In this report, published on the eve of the Bundestag election, we try to answer another relevant question: why has populism failed to take off in Germany? The extreme forces on both sides of the political spectrum have remained at the fringe, despite Germany facing the same forces of global change as its neighbours. We explore to what extent this is down to Angela Merkel’s leadership or historical and economic reasons.
Read the guide here.
- A brief guide to the German election: Merkel's coalition crossroads [PDF]
- By Matthew Elliott & Claudia Chwalisz
- September 2017
- Published by the Legatum Institute
With British voters choosing to leave the EU and Donald Trump’s election as President, 2016 led to a widespread interest in understanding populism and its economic, cultural and political causes. Although we have not witnessed the same level of political shock in 2017, the Dutch election in March and the French election in May both showed that the ground continues to shift away from the mainstream centre-left and centre-right parties that have dominated European politics for decades.
As part of his Senior Fellowship at the Legatum Institute, Matthew published a guide to each of these elections, exploring the underlying factors contributing to the support of the populist left and right in the Netherlands and France. In this report, published on the eve of the Bundestag election, we try to answer another relevant question: why has populism failed to take off in Germany? The extreme forces on both sides of the political spectrum have remained at the fringe, despite Germany facing the same forces of global change as its neighbours. We explore to what extent this is down to Angela Merkel’s leadership or historical and economic reasons.
In stark contrast to the exciting elections elsewhere earlier this year, in Germany, many have described 2017 as a ‘sleepy’ election campaign. While journalists have lamented the lack of stories to cover and opposition parties have campaigned fruitlessly, Angela Merkel spent the summer hiking and the last few weeks lying low. As with previous elections, this is her campaign strategy, embodied in one of the Christian Democratic Union (CDU)’s posters: “Enjoy the summer now, and make the right choice in the autumn,” says a young woman lying carefree in a meadow. Merkel has essentially depoliticised German politics. Once again, her plan is working. The CDU has been polling comfortably at around 40 per cent for weeks; Merkel is by far the preferred Chancellor over the Social Democratic (SPD) candidate Martin Schulz. Yet this does not mean that Germany is a perfect country with no problems to be solved. There
are plenty of issues which could be at the fore—the struggles of the German car industry; the need for infrastructure upgrades; questions around big data relating to surveillance, control and manipulation; increasing pressure to deal with an ageing society; and what to do regarding sanctions against Turkey. Many of these have been largely ignored by the campaigns.
The biggest issue to have grabbed the headlines has been the diesel crisis. Five car companies are being investigated by the European Union for antitrust violations. Moreover, the current CDU-SPD government failed to react after it was revealed that Volkswagen had cheated in emission tests. During the first week of August 2017, the government organised an emergency “diesel summit” between government officials and carmakers. This led to an agreement for the latter to install new software to lower some emissions as well as the creation of a new €1 billion fund to invest in non-polluting municipal transport. It is questionable whether this was the right outcome, or merely a sticking plaster.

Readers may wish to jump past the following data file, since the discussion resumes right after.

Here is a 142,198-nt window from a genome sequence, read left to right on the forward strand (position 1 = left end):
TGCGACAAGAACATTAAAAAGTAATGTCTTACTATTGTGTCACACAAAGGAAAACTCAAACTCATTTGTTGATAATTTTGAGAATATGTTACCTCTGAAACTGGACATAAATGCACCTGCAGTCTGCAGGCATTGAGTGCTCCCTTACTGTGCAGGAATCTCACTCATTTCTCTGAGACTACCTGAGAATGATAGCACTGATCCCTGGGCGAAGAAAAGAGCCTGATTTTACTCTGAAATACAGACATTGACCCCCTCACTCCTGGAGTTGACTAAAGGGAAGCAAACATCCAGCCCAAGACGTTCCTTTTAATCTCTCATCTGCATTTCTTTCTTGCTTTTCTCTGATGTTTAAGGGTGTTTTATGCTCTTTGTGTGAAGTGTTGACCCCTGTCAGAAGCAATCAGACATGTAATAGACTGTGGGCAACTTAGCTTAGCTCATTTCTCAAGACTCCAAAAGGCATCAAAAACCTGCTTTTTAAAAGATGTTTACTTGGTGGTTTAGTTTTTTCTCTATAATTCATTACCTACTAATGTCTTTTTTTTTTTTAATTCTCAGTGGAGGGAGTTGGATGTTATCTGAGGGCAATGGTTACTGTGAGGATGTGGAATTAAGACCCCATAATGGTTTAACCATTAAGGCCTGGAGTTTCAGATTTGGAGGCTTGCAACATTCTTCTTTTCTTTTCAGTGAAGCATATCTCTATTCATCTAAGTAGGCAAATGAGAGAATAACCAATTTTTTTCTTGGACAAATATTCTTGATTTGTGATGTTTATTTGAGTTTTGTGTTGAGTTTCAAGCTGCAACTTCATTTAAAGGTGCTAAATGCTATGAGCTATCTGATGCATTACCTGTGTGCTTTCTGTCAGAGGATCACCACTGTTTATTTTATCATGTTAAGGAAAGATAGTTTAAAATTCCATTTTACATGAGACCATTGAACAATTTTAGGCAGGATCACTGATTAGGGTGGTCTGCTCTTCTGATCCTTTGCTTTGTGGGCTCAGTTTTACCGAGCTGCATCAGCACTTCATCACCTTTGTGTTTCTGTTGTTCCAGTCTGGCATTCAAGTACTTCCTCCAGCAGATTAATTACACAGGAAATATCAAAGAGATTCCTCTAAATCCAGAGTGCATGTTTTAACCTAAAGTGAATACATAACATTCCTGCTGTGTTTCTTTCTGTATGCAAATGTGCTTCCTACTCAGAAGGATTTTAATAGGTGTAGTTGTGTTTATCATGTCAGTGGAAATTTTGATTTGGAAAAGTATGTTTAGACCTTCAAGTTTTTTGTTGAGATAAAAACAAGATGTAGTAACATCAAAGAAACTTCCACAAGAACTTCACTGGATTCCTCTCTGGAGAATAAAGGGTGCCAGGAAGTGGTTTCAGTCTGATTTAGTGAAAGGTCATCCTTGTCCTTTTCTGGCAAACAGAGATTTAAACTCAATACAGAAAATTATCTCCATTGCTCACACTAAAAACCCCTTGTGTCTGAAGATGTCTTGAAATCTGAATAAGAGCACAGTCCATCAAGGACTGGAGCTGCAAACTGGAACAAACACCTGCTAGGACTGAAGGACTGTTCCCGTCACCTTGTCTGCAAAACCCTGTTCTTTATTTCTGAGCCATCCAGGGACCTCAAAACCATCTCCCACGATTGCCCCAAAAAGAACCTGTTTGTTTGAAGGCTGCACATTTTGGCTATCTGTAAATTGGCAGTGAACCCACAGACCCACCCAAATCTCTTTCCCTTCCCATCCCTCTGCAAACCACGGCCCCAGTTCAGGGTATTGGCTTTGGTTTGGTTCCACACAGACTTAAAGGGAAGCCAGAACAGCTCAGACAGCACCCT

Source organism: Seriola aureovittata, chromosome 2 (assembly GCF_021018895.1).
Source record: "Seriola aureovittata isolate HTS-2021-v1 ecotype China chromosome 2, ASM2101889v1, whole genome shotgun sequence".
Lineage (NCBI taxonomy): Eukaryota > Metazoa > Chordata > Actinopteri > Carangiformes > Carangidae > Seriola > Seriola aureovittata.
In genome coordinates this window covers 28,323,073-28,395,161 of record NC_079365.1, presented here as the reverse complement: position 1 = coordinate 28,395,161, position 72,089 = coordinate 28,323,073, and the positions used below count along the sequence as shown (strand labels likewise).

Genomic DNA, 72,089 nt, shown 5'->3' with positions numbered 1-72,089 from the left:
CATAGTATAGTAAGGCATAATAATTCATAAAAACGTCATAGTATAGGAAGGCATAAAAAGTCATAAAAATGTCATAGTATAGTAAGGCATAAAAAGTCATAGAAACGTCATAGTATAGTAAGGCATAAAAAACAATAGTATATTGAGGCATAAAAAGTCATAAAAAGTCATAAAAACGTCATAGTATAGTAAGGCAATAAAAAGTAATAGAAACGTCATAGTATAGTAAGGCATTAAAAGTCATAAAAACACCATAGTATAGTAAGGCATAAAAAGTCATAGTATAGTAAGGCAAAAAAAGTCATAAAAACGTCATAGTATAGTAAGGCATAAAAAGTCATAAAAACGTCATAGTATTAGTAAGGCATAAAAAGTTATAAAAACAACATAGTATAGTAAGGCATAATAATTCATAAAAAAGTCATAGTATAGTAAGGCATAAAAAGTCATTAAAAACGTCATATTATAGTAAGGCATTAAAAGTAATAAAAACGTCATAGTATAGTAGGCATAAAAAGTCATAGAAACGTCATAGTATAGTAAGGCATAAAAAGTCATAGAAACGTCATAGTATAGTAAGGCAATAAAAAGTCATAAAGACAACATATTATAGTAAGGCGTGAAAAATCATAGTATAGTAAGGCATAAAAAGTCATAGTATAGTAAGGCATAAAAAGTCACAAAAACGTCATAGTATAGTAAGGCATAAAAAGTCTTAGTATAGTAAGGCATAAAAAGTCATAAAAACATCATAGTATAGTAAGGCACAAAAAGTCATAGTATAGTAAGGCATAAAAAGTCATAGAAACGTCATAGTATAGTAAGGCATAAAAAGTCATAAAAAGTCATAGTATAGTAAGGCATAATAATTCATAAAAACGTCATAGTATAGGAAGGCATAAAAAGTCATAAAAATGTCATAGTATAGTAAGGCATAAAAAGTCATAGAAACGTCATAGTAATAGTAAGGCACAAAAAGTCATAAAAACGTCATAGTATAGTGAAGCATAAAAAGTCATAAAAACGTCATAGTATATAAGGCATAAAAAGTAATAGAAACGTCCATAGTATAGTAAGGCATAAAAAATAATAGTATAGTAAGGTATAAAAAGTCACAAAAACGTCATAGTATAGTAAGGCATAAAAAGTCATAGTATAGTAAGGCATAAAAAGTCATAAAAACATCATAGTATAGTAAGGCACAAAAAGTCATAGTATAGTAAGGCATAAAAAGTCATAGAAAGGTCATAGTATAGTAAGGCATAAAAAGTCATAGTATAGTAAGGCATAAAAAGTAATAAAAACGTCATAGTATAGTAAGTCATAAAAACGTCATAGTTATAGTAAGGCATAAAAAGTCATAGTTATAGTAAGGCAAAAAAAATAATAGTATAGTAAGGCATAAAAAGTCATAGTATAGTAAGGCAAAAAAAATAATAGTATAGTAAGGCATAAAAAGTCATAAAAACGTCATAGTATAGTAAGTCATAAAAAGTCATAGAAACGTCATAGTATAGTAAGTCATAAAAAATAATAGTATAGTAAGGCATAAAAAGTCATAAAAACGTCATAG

Additionally, many European questions are being ignored, most notably Eurozone reform and refugee policy. Merkel’s campaign team are perfectly aware of all the potential issues that could harm her popularity, especially migration. On that front, they have been sending the message that the Chancellor is paying close attention to the situation in Italy. On her return from holiday, one of Merkel’s first engagements was to meet with the chiefs of the United Nations’ refugee agency UNHCR and the International Organisation for Migration.
At this stage, the race for Chancellor is over. Merkel will win a fourth term, though her power will be diluted as six parties are set to enter parliament. The interesting question is the direction in which Merkel chooses to take her next government, as she will not win enough support to govern on her own. A re-run of the CDU-SPD arrangement is not impossible. But neither party wants this. Given the current state of opinion polls, it would also leave the right-wing populist Alternative for Germany (AfD) as the strongest party in opposition with a powerful voice for the next four years—a situation similar to UKIP’s pressure on the British government in 2015.
Otherwise, with the three main options being a ‘black-yellow’ coalition with the economically liberal Free Democrats (FDP), a ‘black-green’ coalition, or a ‘Jamaica’ coalition with both the FDP and Greens, the country could go in very different directions. Any will change Germany.
The choice of coalition partner reflects a wider cultural struggle for the country. Migration, foreign policy, environmental issues and labour market regulation are some of the key dividing lines between the Greens and the Free Democrats. The former is to the left and the latter is to the right of the CDU. It might be that Merkel does not much have much choice in the matter if the polls are correct: small fluctuations of one or two percentage points will make all the difference. This is why the election is more exciting than at first glance.
We hope you find this brief guide to the German election useful and, as ever, we would appreciate any feedback you might have.